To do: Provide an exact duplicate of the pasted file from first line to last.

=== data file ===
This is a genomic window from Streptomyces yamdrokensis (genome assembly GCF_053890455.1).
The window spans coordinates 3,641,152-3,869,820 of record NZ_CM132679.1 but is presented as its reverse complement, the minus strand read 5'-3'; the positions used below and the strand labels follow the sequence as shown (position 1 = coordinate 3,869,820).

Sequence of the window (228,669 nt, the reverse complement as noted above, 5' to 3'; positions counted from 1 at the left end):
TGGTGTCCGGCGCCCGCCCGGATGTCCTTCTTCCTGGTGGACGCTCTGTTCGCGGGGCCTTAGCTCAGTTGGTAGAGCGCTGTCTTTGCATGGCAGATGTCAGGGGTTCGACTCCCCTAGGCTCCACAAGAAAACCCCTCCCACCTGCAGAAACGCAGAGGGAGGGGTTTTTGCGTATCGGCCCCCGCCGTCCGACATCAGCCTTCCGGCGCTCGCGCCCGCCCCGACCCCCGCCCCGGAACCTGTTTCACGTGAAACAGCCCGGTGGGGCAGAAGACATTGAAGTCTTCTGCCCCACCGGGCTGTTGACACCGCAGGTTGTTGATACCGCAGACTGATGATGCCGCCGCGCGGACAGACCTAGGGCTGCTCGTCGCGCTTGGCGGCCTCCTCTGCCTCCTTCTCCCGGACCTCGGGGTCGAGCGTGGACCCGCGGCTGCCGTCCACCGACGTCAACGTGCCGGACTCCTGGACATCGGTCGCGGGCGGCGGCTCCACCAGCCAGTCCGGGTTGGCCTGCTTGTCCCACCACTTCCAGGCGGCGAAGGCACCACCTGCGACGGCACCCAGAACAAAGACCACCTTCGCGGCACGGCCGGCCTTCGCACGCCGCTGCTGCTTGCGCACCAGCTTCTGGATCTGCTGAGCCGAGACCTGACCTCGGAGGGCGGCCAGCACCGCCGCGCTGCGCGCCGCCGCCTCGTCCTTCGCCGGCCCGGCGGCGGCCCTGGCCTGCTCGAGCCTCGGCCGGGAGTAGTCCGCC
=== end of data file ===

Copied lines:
This is a genomic window from Streptomyces yamdrokensis (genome assembly GCF_053890455.1).
The window spans coordinates 3,641,152-3,869,820 of record NZ_CM132679.1 but is presented as its reverse complement, the minus strand read 5'-3'; the positions used below and the strand labels follow the sequence as shown (position 1 = coordinate 3,869,820).

Sequence of the window (228,669 nt, the reverse complement as noted above, 5' to 3'; positions counted from 1 at the left end):
TGGTGTCCGGCGCCCGCCCGGATGTCCTTCTTCCTGGTGGACGCTCTGTTCGCGGGGCCTTAGCTCAGTTGGTAGAGCGCTGTCTTTGCATGGCAGATGTCAGGGGTTCGACTCCCCTAGGCTCCACAAGAAAACCCCTCCCACCTGCAGAAACGCAGAGGGAGGGGTTTTTGCGTATCGGCCCCCGCCGTCCGACATCAGCCTTCCGGCGCTCGCGCCCGCCCCGACCCCCGCCCCGGAACCTGTTTCACGTGAAACAGCCCGGTGGGGCAGAAGACATTGAAGTCTTCTGCCCCACCGGGCTGTTGACACCGCAGGTTGTTGATACCGCAGACTGATGATGCCGCCGCGCGGACAGACCTAGGGCTGCTCGTCGCGCTTGGCGGCCTCCTCTGCCTCCTTCTCCCGGACCTCGGGGTCGAGCGTGGACCCGCGGCTGCCGTCCACCGACGTCAACGTGCCGGACTCCTGGACATCGGTCGCGGGCGGCGGCTCCACCAGCCAGTCCGGGTTGGCCTGCTTGTCCCACCACTTCCAGGCGGCGAAGGCACCACCTGCGACGGCACCCAGAACAAAGACCACCTTCGCGGCACGGCCGGCCTTCGCACGCCGCTGCTGCTTGCGCACCAGCTTCTGGATCTGCTGAGCCGAGACCTGACCTCGGAGGGCGGCCAGCACCGCCGCGCTGCGCGCCGCCGCCTCGTCCTTCGCCGGCCCGGCGGCGGCCCTGGCCTGCTCGAGCCTCGGCCGGGAGTAGTCCGCC